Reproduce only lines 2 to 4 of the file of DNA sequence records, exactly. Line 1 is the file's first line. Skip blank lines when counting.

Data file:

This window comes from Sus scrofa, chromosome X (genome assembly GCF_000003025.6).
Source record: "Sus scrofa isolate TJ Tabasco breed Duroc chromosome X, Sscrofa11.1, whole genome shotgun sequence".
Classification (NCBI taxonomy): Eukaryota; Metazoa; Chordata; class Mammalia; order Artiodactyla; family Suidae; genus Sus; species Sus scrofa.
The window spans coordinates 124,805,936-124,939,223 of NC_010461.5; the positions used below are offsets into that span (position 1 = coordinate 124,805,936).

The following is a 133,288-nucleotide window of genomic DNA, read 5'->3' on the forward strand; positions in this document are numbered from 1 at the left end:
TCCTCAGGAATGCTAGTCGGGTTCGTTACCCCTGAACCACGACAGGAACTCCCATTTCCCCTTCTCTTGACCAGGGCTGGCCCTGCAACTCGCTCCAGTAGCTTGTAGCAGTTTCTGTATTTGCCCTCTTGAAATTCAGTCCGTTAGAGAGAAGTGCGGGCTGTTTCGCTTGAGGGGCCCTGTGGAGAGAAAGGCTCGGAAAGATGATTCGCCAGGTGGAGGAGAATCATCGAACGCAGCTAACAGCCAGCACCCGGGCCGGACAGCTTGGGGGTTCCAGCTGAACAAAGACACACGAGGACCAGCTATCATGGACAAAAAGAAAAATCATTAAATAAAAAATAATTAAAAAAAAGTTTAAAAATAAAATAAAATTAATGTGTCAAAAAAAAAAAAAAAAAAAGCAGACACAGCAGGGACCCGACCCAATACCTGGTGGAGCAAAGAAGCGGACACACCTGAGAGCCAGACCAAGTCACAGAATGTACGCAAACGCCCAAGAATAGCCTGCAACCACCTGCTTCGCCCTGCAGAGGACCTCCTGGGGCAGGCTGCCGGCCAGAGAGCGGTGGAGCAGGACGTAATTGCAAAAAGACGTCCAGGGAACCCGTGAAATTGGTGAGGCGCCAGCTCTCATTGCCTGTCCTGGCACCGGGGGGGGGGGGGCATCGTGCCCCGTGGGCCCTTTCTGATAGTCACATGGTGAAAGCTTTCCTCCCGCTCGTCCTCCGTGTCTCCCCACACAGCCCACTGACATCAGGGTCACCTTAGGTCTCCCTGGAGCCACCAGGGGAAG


Source record: "Sus scrofa isolate TJ Tabasco breed Duroc chromosome X, Sscrofa11.1, whole genome shotgun sequence".
Classification (NCBI taxonomy): Eukaryota; Metazoa; Chordata; class Mammalia; order Artiodactyla; family Suidae; genus Sus; species Sus scrofa.
The window spans coordinates 124,805,936-124,939,223 of NC_010461.5; the positions used below are offsets into that span (position 1 = coordinate 124,805,936).